So suggests Louisville Courier-Journal columnist Joseph Gerth, who raises questions about why low-homicide cities like Lansing, Mi., were selected while Louisville was passed over.
You’d think that after Senate Majority Leader Mitch McConnell protected Attorney General Jeff Sessions from being called a racist on the Senate floor, Sessions owe a debt to the senator, but when the U.S. Department of Justice announced that it is forming partnerships with a dozen cities to help them crack down on violent crime, Louisville, which is well on its way to setting a record for homicides for the second straight year, was not on the list, writes Louisville Courier-Journal columnist Joseph Gerth. Lansing, Michigan, was, even though its eight homicides last year was the lowest number in decades.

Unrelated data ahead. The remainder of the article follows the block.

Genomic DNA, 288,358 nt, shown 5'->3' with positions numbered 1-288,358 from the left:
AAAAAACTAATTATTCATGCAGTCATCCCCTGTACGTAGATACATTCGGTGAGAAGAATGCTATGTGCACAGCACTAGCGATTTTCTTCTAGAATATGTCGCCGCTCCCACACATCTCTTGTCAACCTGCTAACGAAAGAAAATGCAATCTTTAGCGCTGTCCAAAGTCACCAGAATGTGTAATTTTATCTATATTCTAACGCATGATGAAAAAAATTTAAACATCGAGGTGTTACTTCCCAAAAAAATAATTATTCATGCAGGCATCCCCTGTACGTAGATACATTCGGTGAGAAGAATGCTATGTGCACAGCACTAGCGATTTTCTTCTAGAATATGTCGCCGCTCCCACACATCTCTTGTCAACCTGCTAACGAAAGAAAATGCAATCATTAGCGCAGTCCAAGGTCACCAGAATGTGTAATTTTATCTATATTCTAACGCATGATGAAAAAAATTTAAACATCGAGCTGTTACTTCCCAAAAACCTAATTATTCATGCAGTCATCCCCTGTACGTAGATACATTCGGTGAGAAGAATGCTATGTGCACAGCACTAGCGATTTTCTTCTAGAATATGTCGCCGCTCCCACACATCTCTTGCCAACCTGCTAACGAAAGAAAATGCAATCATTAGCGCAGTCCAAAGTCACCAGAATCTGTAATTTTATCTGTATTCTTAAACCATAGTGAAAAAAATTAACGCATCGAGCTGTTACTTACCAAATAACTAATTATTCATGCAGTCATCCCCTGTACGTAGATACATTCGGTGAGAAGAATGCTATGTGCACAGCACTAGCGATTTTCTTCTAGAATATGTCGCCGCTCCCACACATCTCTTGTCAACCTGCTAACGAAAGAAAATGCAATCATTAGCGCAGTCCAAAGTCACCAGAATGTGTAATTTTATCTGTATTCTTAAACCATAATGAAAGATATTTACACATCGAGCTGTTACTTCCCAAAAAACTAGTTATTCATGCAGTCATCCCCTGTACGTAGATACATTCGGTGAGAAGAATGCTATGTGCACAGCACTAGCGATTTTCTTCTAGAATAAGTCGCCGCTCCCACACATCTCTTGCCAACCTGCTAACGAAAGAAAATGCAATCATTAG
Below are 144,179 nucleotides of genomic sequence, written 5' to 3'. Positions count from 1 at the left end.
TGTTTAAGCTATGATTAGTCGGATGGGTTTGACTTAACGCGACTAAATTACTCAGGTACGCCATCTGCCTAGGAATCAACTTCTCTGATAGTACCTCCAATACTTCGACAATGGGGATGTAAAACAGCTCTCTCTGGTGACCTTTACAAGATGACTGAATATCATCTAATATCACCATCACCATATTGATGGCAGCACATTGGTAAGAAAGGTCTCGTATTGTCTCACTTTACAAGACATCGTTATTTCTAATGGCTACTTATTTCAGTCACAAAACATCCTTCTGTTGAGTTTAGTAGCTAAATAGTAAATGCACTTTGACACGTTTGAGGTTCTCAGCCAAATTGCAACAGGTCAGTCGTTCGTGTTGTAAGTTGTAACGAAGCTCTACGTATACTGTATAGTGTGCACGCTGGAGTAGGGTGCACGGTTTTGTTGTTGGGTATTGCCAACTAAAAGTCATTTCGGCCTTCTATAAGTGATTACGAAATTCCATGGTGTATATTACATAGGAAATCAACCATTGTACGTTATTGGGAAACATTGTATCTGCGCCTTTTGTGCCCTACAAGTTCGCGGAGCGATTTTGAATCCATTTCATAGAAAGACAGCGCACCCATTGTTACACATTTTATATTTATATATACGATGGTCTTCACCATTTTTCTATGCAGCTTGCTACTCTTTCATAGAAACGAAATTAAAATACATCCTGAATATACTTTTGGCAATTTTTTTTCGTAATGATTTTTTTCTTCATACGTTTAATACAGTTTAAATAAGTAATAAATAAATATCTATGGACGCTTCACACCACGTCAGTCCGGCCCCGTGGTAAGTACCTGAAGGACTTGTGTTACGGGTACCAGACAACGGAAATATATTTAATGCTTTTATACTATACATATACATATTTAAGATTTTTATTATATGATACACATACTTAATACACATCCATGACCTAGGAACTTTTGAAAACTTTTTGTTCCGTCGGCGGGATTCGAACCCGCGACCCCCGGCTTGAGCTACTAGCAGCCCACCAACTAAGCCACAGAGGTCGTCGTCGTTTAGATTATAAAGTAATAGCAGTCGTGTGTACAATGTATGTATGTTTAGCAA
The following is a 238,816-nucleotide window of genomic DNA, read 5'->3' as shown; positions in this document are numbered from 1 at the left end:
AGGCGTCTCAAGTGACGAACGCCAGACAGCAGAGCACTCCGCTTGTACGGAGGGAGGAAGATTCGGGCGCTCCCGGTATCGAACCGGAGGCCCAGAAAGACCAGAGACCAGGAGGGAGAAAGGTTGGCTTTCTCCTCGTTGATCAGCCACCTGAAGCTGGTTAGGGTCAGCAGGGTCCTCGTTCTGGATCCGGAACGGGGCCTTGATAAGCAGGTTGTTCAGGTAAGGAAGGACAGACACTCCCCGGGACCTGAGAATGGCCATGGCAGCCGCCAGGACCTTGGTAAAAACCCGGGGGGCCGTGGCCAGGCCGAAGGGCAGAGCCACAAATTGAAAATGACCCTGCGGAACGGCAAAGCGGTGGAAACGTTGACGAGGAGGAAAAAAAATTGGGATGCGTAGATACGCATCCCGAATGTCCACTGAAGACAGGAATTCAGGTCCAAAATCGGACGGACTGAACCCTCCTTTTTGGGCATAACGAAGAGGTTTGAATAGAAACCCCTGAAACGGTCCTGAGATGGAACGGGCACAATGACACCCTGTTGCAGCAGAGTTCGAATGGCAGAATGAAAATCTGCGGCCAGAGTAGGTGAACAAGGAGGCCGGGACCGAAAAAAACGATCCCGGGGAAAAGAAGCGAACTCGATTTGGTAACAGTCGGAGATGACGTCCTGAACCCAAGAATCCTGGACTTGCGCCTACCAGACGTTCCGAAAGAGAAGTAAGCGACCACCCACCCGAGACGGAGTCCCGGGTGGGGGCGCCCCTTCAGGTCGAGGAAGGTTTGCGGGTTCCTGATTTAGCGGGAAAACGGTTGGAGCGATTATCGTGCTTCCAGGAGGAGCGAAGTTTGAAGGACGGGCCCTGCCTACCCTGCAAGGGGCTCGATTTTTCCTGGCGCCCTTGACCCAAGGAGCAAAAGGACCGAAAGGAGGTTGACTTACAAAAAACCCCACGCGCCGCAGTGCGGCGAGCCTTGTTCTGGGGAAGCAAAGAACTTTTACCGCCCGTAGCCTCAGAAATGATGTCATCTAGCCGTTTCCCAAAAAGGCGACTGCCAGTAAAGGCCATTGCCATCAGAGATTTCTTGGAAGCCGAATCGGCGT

Louisville is dealing with a horrific problem, with 124 homicides in Jefferson County, and 64 so far this year. Ian Prior, a Justice Department spokesman, said cities weren’t asked to apply and were picked “based on crime statistics, input from federal law enforcement components … and interest/ability of the site to benefit from intensive training and technical assistance.” Cincinnati is on the current list. Last year it saw its number of homicides drop from 71 to 62. And Toledo, Ohio, is there, with 36 murders last year. Ohio, where Gov. John Kasich, has been openly critical of President Trump, has two cities on the list. Gerth notes that several cities on the DOJ list have serious murder problems, including Birmingham, Al., Indianapolis, Houston, and Memphis. The columnist notes that none of the chosen locations for the DOJ program are sanctuary cities, which limit their cooperation with the federal government in enforcing immigration laws. While Louisville isn’t officially a sanctuary city, Mayor Greg Fischer had made clear that it welcomes immigrants.